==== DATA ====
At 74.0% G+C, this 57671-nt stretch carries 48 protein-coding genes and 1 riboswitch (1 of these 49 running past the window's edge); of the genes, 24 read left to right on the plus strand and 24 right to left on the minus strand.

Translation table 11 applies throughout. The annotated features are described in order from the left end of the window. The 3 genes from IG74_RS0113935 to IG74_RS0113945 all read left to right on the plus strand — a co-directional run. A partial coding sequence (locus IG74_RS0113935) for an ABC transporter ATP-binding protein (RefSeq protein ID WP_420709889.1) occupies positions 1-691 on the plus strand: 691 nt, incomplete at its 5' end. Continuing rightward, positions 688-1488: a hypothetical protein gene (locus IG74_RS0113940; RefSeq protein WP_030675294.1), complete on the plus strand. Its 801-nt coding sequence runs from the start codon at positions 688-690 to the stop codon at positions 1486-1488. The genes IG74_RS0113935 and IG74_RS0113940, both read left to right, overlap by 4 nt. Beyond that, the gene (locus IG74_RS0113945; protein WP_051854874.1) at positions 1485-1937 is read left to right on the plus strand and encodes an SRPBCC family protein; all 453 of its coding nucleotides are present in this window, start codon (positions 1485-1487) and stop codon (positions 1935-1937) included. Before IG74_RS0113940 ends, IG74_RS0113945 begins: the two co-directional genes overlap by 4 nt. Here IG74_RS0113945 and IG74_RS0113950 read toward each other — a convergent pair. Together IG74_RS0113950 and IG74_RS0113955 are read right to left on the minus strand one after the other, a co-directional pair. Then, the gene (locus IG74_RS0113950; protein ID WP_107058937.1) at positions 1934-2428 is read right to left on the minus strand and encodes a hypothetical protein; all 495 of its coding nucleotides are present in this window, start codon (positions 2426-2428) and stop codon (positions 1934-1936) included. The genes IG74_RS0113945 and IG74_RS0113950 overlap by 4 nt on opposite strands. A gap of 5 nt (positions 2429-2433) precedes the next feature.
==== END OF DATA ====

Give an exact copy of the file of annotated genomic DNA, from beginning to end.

At 74.0% G+C, this 57671-nt stretch carries 48 protein-coding genes and 1 riboswitch (1 of these 49 running past the window's edge); of the genes, 24 read left to right on the plus strand and 24 right to left on the minus strand.

Translation table 11 applies throughout. The annotated features are described in order from the left end of the window. The 3 genes from IG74_RS0113935 to IG74_RS0113945 all read left to right on the plus strand — a co-directional run. A partial coding sequence (locus IG74_RS0113935) for an ABC transporter ATP-binding protein (RefSeq protein ID WP_420709889.1) occupies positions 1-691 on the plus strand: 691 nt, incomplete at its 5' end. Continuing rightward, positions 688-1488: a hypothetical protein gene (locus IG74_RS0113940; RefSeq protein WP_030675294.1), complete on the plus strand. Its 801-nt coding sequence runs from the start codon at positions 688-690 to the stop codon at positions 1486-1488. The genes IG74_RS0113935 and IG74_RS0113940, both read left to right, overlap by 4 nt. Beyond that, the gene (locus IG74_RS0113945; protein WP_051854874.1) at positions 1485-1937 is read left to right on the plus strand and encodes an SRPBCC family protein; all 453 of its coding nucleotides are present in this window, start codon (positions 1485-1487) and stop codon (positions 1935-1937) included. Before IG74_RS0113940 ends, IG74_RS0113945 begins: the two co-directional genes overlap by 4 nt. Here IG74_RS0113945 and IG74_RS0113950 read toward each other — a convergent pair. Together IG74_RS0113950 and IG74_RS0113955 are read right to left on the minus strand one after the other, a co-directional pair. Then, the gene (locus IG74_RS0113950; protein ID WP_107058937.1) at positions 1934-2428 is read right to left on the minus strand and encodes a hypothetical protein; all 495 of its coding nucleotides are present in this window, start codon (positions 2426-2428) and stop codon (positions 1934-1936) included. The genes IG74_RS0113945 and IG74_RS0113950 overlap by 4 nt on opposite strands. A gap of 5 nt (positions 2429-2433) precedes the next feature.